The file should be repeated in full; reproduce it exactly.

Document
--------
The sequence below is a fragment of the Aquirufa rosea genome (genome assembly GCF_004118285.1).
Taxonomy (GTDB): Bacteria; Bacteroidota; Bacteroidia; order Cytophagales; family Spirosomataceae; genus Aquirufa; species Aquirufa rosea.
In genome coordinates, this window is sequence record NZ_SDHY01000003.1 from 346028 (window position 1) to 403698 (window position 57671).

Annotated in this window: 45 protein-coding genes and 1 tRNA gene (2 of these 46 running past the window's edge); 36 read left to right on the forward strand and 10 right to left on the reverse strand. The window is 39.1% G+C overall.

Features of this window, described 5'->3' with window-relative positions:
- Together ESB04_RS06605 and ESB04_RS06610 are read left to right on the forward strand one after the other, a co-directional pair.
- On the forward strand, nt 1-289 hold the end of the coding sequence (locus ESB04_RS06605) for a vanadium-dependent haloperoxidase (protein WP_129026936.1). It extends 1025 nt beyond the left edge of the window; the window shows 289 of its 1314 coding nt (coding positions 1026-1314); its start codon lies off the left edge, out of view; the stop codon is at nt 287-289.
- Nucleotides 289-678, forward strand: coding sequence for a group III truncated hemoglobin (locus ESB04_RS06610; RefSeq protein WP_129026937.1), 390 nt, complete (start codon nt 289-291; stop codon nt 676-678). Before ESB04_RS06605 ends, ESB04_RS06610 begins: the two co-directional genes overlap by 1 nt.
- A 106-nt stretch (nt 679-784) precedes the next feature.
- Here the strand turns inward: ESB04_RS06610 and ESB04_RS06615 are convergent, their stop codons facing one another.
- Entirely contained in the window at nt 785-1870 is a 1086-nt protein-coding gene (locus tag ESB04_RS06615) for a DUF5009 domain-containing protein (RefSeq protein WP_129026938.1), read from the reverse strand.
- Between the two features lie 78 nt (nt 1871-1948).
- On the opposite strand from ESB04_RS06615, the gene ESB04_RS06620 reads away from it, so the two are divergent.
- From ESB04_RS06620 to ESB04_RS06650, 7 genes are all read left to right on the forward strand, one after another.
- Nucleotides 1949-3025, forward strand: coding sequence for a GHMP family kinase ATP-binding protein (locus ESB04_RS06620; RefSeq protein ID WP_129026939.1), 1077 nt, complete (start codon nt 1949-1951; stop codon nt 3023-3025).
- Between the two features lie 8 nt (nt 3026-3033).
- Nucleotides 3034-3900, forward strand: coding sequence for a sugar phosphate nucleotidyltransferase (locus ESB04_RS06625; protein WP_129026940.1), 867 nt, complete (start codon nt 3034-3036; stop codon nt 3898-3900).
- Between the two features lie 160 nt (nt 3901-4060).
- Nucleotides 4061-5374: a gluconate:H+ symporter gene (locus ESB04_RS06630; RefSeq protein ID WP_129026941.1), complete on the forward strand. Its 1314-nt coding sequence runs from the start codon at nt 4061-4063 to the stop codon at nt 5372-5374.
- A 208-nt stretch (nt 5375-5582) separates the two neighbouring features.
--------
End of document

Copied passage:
The sequence below is a fragment of the Aquirufa rosea genome (genome assembly GCF_004118285.1).
Taxonomy (GTDB): Bacteria; Bacteroidota; Bacteroidia; order Cytophagales; family Spirosomataceae; genus Aquirufa; species Aquirufa rosea.
In genome coordinates, this window is sequence record NZ_SDHY01000003.1 from 346028 (window position 1) to 403698 (window position 57671).

Annotated in this window: 45 protein-coding genes and 1 tRNA gene (2 of these 46 running past the window's edge); 36 read left to right on the forward strand and 10 right to left on the reverse strand. The window is 39.1% G+C overall.

Features of this window, described 5'->3' with window-relative positions:
- Together ESB04_RS06605 and ESB04_RS06610 are read left to right on the forward strand one after the other, a co-directional pair.
- On the forward strand, nt 1-289 hold the end of the coding sequence (locus ESB04_RS06605) for a vanadium-dependent haloperoxidase (protein WP_129026936.1). It extends 1025 nt beyond the left edge of the window; the window shows 289 of its 1314 coding nt (coding positions 1026-1314); its start codon lies off the left edge, out of view; the stop codon is at nt 287-289.
- Nucleotides 289-678, forward strand: coding sequence for a group III truncated hemoglobin (locus ESB04_RS06610; RefSeq protein WP_129026937.1), 390 nt, complete (start codon nt 289-291; stop codon nt 676-678). Before ESB04_RS06605 ends, ESB04_RS06610 begins: the two co-directional genes overlap by 1 nt.
- A 106-nt stretch (nt 679-784) precedes the next feature.
- Here the strand turns inward: ESB04_RS06610 and ESB04_RS06615 are convergent, their stop codons facing one another.
- Entirely contained in the window at nt 785-1870 is a 1086-nt protein-coding gene (locus tag ESB04_RS06615) for a DUF5009 domain-containing protein (RefSeq protein WP_129026938.1), read from the reverse strand.
- Between the two features lie 78 nt (nt 1871-1948).
- On the opposite strand from ESB04_RS06615, the gene ESB04_RS06620 reads away from it, so the two are divergent.
- From ESB04_RS06620 to ESB04_RS06650, 7 genes are all read left to right on the forward strand, one after another.
- Nucleotides 1949-3025, forward strand: coding sequence for a GHMP family kinase ATP-binding protein (locus ESB04_RS06620; RefSeq protein ID WP_129026939.1), 1077 nt, complete (start codon nt 1949-1951; stop codon nt 3023-3025).
- Between the two features lie 8 nt (nt 3026-3033).
- Nucleotides 3034-3900, forward strand: coding sequence for a sugar phosphate nucleotidyltransferase (locus ESB04_RS06625; protein WP_129026940.1), 867 nt, complete (start codon nt 3034-3036; stop codon nt 3898-3900).
- Between the two features lie 160 nt (nt 3901-4060).
- Nucleotides 4061-5374: a gluconate:H+ symporter gene (locus ESB04_RS06630; RefSeq protein ID WP_129026941.1), complete on the forward strand. Its 1314-nt coding sequence runs from the start codon at nt 4061-4063 to the stop codon at nt 5372-5374.
- A 208-nt stretch (nt 5375-5582) separates the two neighbouring features.